James Mason’s “The Dance Of Life” is out now! Over three decades after “Rhythm Of Life”, James Mason rediscovered tapes with more recordings from the same late seventies period. “The Dance Of Life” (ft. Bernard Purdie on drums and Fonda Rae on backing vocals) and “Up Jump” are the first two tracks taken from the “Recollection Echo” album that Rush Hour are very proud to release on vinyl.

James Mason only made one album, that got acclaim years after it’s release. “Rhythm Of Life” became a soul-jazz cult classic, recorded in around 1978/79 with musicians such as Narada Michael Walden and Gene Torres, and featuring Clarice Taylor’s beautiful, characteristic vocals. The multi-instrumentalist recorded far more tracks around the release of “Rhythm Of Life”, but his music became out of fashion because musical trends shifted. Another album never arrived, and the recordings ended up in a box. Today the release of James Mason’s second album is finally set, and will be an collection of these forgotten tracks.

Because little remains known about his career after the release of his debut album, we had a few questions that we were lucky enough to ask. During two Skype sessions Mason happily shed some light on his early life as a musician, shared his feelings about the music he produced during his creative peak in the late seventies and early eighties and painted a frustration picture about the music industry he faced during that time.

The extensive interview will be published in our third printed House Of Music magazine, please find the introduction below…

In 1977 you had become a successful guitar player as a part of Roy Ayers’ band. How did you manage to get all those great musicians for “Rhythm Of Life” ? You’ve got a star line up there!

I had met Narada Michael Walden (drums) through Carlos Santana, because we opened for him one night with Roy Ayers’ band. Clarice Taylor (lead vocals) was recommended to me by a good friend, Gene Torres (bass) I met at a random gig and I had been playing together with Justo Almario (saxophone) for almost a year. When I asked all of these people to come into the studio to record for me, they were gracious enough to do so.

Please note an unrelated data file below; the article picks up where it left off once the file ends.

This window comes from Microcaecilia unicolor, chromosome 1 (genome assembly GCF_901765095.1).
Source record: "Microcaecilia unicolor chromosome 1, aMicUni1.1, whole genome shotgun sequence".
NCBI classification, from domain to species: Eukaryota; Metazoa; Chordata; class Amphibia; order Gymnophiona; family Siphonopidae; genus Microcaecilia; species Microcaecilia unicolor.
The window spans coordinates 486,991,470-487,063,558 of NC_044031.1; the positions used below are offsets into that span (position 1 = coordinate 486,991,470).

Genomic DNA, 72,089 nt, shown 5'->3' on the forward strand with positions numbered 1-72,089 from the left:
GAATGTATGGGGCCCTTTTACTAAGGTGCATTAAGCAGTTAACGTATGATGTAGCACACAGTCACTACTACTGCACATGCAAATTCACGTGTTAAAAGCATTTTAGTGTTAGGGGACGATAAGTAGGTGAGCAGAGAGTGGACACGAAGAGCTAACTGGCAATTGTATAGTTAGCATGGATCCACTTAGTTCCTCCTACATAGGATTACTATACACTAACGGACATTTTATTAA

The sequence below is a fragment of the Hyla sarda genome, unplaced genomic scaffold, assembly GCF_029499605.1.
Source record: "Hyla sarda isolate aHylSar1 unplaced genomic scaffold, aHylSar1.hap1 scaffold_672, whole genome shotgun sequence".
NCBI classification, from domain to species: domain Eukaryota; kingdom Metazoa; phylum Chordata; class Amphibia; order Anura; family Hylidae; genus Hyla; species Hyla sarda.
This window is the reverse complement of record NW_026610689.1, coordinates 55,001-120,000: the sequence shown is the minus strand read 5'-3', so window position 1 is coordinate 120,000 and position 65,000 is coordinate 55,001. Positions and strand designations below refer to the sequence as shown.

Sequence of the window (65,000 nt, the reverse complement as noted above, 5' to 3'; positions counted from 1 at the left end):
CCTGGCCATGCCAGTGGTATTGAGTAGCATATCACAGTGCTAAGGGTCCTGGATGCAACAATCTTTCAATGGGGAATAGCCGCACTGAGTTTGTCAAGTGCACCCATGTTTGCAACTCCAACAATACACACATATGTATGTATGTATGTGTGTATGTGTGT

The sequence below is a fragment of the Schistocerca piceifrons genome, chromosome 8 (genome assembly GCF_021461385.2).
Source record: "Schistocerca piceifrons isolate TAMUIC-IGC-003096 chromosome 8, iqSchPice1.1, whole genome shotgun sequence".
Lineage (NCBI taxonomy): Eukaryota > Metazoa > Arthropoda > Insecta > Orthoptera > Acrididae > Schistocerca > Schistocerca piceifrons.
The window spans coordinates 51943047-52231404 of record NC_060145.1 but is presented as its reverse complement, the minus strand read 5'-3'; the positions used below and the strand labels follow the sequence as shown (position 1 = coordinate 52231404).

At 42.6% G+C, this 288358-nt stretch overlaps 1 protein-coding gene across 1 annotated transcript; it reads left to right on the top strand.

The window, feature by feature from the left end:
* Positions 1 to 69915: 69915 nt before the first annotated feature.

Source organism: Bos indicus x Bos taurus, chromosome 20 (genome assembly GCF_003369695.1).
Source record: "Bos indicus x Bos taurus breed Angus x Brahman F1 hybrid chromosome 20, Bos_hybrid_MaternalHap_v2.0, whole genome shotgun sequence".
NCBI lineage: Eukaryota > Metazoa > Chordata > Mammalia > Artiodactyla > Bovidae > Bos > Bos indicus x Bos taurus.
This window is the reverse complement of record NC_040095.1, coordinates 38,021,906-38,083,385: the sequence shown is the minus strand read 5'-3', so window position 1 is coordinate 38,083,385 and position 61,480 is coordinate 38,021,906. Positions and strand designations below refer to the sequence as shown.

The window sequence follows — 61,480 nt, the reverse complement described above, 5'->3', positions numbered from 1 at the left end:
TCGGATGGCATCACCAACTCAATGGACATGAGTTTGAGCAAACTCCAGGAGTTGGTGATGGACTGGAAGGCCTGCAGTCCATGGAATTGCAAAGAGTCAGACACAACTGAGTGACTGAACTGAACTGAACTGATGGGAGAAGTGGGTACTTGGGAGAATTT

300x300

James Mason around the time
he recorded “Rhythm Of Life”

Despite the growth of appreciation for your first album over time, it can be considered a commercial failure when it was released. How come?

Basically I fell in between two categories: the jazz radio stations wouldn’t play my music because it was too funky and the R&B stations wouldn’t play it because it was too jazzy… I guess the business didn’t want me. I didn’t have the credentials nor the resume for a second record deal… One thing I have to thank the people of Chiarioscuro for, is that they weren’t like the rest of the music business. They gave me the smallest possible budget for “Rhythm Of Life”, but they didn’t tell me anything and stayed out of my way – that’s pretty much the only time that ever happened.

The track “Night Gruv” has attracted a lot of house and techno DJs to your music. How did that track come about? 

“Night Gruv” was a kind of exercise. I had a student who was particularly skilled and had one of the first really elaborate home studios. Yamaha used to make a pretty sophisticated console that was modular: it had moving faders and everything else was virtual, it was like a mini Solid State logic board. He had four of those and wanted to learn how to use them a little better, so I brought my gear down to his studio and we produced the track there…